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How Much Does It Cost To Raise A Child?

How Much Does It Cost To Raise A Child?

Being a parent has its joys – but it’s not cheap. Add up 18 years of child-related expenses and you’ll find that you’d better start investing now. Amy Hamilton Chadwick does the numbers on having a kid in New Zealand in 2021.

5 October 2021

Do you have a couple of kids? Brace yourself.

You’ll be saying goodbye to more than half a million dollars to see them through to adulthood.

An update of one of JUNO’s most popular stories shows we spend on average NZ$265,680 per child from birth to age 18.

That’s up NZ$15,000 from the $250,560 it cost four years ago.

It’s often said that it takes a village to raise a child. From a financial perspective, though, you’d better hope the village has a solid investment portfolio.

Raising children is a costly exercise, and the more you earn, the more you’re likely to spend. 

In 2017, Juno published a story about the cost of raising a child in New Zealand. This year, we’re revisiting that story to see what’s changed.

The direct costs

The day-to-day expenses incurred by each child, either directly or as part of the family’s total bills, can be grouped into food, clothing, accommodation costs, education, and healthcare. Over the past four years, almost all these costs have risen.

The biggest gain has been in housing costs, with rents and house prices up significantly.

Interest rates are down, however, which may counteract these rises for families with mortgages.

Daycare fees have risen dramatically; the OECD estimates that a couple on the average wage will spend 27 per cent of their income to send one child to fulltime daycare.

School education costs have also gone up, but not by anywhere near as much – it can really be a relief when your child starts school.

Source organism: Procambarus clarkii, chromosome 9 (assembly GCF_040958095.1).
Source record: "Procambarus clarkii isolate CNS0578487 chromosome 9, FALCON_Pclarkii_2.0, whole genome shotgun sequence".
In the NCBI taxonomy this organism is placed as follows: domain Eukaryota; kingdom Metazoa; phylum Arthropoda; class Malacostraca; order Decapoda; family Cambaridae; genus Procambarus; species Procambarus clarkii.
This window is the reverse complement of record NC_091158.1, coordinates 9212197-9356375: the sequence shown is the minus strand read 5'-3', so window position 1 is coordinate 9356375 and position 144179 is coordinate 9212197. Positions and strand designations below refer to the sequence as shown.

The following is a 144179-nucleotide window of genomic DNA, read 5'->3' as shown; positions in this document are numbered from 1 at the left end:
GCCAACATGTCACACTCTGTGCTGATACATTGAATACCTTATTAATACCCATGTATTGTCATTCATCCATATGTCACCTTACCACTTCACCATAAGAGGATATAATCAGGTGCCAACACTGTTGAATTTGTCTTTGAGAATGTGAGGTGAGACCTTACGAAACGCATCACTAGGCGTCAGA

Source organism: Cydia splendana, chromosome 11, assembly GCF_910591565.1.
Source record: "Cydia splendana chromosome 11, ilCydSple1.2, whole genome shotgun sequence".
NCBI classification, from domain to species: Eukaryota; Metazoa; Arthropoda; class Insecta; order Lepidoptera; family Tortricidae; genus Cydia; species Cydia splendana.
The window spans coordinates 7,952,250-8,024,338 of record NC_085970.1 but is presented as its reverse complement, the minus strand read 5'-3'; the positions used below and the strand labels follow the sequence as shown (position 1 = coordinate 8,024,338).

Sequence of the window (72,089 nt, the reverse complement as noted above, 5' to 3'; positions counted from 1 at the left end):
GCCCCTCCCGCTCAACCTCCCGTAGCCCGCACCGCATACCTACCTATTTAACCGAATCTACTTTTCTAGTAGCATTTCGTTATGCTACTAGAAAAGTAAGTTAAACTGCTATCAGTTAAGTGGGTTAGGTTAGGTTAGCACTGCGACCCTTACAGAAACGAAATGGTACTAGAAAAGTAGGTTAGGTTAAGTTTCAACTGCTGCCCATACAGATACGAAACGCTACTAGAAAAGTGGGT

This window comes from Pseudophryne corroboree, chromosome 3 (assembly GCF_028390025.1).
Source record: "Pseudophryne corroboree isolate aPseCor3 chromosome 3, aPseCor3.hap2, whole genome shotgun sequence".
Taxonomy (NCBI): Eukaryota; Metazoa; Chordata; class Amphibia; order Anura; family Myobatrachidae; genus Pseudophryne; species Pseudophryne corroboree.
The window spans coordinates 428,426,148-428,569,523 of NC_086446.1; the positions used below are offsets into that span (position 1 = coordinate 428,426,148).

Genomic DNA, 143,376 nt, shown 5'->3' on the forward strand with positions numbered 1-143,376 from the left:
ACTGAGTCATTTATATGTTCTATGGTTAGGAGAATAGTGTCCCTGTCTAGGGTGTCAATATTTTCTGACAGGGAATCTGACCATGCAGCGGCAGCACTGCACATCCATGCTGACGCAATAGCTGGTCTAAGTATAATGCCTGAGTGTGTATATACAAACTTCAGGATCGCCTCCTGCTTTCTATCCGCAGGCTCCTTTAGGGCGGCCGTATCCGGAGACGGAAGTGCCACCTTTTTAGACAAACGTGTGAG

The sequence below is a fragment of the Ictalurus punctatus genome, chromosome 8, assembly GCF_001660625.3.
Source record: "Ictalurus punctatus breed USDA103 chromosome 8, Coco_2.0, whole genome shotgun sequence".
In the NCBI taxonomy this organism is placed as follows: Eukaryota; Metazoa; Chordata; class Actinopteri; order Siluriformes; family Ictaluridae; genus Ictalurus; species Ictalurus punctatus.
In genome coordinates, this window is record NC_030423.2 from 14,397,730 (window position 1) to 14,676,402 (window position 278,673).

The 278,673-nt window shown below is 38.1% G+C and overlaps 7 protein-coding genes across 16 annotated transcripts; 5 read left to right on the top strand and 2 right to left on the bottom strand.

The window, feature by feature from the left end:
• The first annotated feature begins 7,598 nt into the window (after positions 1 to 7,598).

Food’s up, clothes are down

The price of food has increased slightly; healthcare costs are up very slightly, but zero doctor’s fees for under-14s really help keep them down.

Expenditure on kids’ clothing has actually dropped, although spending on shoes has gone up. And the cost of holidays is down since overseas trips have been off the cards for the past year.

Then there are the optional extras: sports, music lessons, toys, and technology, for instance. And add in family holidays, private schooling, and extra tuition.

And do you need a bigger house with more bedrooms? The more money your family makes, the more you’ll tend to spend on your kids.

Those discretionary decisions are why there’s a big gap between what various Kiwi households spend.

Estimates range from about NZ$175 – NZ$500 per child per week, depending on your income. That’s a range of NZ$9,100 – NZ$26,000 a year, or NZ$163,800 – NZ$468,000 across 18 years.

For private education, add another NZ$12,000 – NZ$25,000 per year during school years.

And, as many parents discover, adult children can be the most expensive of all; the Bank of Mum and Dad is one of New Zealand’s biggest lenders when it comes to buying houses.

The numbers

Obviously, you didn’t have kids to turn a profit. You love the expensive little blighters.

But what costs does a Kiwi kid incur for direct costs alone?